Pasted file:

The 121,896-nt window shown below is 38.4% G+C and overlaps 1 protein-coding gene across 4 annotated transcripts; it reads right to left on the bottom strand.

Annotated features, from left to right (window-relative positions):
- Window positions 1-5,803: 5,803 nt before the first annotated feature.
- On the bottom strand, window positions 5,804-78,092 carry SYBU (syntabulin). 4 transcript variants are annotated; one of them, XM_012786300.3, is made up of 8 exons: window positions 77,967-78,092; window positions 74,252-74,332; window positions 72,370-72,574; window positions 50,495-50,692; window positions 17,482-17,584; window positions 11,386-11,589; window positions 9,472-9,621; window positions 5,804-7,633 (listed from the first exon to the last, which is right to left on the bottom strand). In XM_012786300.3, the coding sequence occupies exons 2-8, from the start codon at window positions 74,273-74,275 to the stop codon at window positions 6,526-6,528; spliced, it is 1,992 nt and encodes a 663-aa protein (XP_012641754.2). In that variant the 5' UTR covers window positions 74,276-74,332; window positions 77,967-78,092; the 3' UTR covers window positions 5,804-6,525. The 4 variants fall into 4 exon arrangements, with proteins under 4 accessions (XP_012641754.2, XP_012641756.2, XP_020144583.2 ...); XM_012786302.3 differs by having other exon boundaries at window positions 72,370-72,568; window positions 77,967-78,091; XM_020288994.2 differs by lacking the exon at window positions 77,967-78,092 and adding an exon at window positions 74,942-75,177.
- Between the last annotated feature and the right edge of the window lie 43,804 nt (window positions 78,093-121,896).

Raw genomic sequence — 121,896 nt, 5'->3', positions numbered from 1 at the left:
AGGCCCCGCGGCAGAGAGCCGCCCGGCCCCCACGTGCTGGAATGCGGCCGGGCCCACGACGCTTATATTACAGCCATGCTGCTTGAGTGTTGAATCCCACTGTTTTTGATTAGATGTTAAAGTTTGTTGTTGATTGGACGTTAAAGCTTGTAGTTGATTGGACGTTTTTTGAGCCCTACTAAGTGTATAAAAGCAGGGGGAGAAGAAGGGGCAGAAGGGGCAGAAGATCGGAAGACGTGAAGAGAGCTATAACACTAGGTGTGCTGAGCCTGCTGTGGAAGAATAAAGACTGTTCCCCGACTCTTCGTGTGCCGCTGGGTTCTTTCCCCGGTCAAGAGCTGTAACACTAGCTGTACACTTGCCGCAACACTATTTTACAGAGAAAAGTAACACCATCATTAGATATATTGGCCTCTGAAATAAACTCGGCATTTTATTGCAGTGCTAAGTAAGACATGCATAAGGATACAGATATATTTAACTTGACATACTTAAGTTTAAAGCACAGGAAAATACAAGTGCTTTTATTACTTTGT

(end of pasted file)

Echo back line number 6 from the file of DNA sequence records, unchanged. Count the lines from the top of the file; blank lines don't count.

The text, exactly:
Raw genomic sequence — 121,896 nt, 5'->3', positions numbered from 1 at the left: